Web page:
West Highland Way Race Countdown

may not be competing in this year’s West Highland Way Race anymore, having withdrawn from the race following the birth of my son, but, reading back over my blog posts from last year, it’s clear that this was one of the most exciting times of my running life.

In the weeks leading up to the race, I was filled with mixed emotions, feelings of anticipation, excitement, fear, dread, self doubt and, mostly, a sense that I was about to embark on something totally new and challenging, stepping (or should that be running!) into the unknown.

Make the most of these last few weeks. For many, they rank among the most difficult. Most of you will be starting to taper and it is often in this period that you will find yourself focussed on aches, pains and niggles that go unnoticed in the course of normal training.

Savour the last few weeks of the build up and, of course, the amazing weekend of the race. It can best be compared to Christmas – a long build up to the event and then, BAM!, it’s over for yet another year before you even realise. Of course, for most of us mere mortals, The West Highland Way Race will last the best part of 2 days so, in that respect, there’s more to enjoy! With a lot of effort and a bit of luck, you will hopefully all receive your Crystal Goblet, welcoming you to The West Highland Way Race family.

I will be following the race over the weekend, no doubt wishing I was there at times. However, I am in no doubt that I did make the correct decision to withdraw from this years race, so that I could focus on the family and savour the time with our new addition.

Runners, be sure to appreciate your support crew. Anyone who is prepared to give up an entire weekend to follow and support you on your exploits is truly special.

It might also be worth discussing the dreaded DNF (Did Not Finish) beforehand. Given how my weekend went, had I not discussed DNF with my crew in the weeks leading up to the race, there’s a good chance that I wouldn’t have made it to the finish line in Fort William. Thankfully, we had ruled out any mention of a DNF for all but the most extreme circumstances and, with this discussion out of the way, there was no mention of quitting on race weekend.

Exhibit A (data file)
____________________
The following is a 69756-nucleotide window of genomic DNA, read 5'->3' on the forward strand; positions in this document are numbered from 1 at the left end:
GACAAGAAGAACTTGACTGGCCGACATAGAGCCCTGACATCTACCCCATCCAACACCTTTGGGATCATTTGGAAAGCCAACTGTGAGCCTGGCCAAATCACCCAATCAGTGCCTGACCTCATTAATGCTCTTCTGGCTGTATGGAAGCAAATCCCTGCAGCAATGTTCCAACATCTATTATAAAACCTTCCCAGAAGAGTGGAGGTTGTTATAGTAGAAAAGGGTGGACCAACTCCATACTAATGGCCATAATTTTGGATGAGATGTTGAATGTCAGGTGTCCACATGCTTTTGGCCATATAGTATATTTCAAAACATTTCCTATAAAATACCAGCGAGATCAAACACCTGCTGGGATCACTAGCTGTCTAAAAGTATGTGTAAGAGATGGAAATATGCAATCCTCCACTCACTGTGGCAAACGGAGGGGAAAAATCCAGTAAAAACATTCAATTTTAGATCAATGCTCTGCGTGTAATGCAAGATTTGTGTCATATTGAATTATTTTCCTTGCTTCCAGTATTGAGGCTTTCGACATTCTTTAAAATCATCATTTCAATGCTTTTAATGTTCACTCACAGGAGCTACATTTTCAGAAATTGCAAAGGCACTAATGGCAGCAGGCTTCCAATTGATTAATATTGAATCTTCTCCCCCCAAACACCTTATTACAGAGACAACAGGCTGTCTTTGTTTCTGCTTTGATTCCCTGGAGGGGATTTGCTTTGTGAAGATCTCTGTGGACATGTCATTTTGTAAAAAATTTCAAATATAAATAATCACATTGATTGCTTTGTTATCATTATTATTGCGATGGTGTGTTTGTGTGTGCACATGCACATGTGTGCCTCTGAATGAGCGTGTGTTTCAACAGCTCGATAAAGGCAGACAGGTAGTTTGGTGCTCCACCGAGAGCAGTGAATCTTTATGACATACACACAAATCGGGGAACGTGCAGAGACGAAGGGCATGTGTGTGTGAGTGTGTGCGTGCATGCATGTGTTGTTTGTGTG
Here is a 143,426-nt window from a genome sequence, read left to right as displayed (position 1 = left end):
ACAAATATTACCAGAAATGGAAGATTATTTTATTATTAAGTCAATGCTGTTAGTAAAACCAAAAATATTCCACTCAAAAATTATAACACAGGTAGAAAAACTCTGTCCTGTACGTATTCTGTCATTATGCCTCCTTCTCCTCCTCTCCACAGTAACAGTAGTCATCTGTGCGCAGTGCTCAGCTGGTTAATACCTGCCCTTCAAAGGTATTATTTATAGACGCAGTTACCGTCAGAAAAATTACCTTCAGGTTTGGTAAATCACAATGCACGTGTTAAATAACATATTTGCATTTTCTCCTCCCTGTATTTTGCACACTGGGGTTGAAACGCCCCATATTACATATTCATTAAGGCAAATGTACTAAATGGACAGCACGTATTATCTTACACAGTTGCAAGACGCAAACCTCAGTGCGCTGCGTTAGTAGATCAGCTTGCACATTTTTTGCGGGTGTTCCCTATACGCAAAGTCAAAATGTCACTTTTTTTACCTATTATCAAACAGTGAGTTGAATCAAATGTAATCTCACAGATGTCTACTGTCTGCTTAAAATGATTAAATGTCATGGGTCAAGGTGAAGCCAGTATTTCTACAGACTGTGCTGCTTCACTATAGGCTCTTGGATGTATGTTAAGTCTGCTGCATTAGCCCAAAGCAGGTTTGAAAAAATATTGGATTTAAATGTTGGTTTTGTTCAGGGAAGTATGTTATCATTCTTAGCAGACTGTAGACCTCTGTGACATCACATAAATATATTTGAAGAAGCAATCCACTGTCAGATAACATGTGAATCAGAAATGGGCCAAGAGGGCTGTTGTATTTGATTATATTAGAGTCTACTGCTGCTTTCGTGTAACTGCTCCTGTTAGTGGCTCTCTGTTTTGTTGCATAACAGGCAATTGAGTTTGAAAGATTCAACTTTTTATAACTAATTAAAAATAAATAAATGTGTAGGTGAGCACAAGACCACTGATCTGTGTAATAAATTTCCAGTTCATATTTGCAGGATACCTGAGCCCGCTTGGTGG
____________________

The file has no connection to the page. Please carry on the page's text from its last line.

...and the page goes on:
My support crew were exceptional and, without a doubt, were the only reason that I did finally make it to Fort William. I will never forget the part that they played in my success.

Good luck to you all and, especially, to Ian Minty, who is running his first West Highland Way Race having acted as my support runner last year, accompanying me from Auchentyre Farm to the end in Fort William.

Here’s my account of the 2012 West Highland Way Race:

I would definitely recommend that you commit your race experience to a blog or journal of some sorts. It’s a great reminder of the experience and something you can look back on for years to come. Of all the blog posts that I have written, these are the ones that I return to most, reminding me just what I am capable of achieving with some training, some support, and a lot of determination and stubbornness!

Harris Robert Mackintosh

It’s been an ultra event of a different sort for me these past few days and, for once, one where it’s not been me who has been in pain. Our first child, a son, was due to arrive on 20th February 2013 but decided not to make an appearance until today, the 28th. Leanne’s waters broke back on Saturday evening, with contractions starting the next day, making for an ‘ultra birth’ by the time baby actually arrived. Unlike most of my ultra events, I had the ‘easy’ part this time round – staying awake – and even that proved tough enough!

Welcome to our world Harris Robert Mackintosh,

  • Weight: 7 pounds 11.5 ounces
  • Born: 14:45 28th February 2013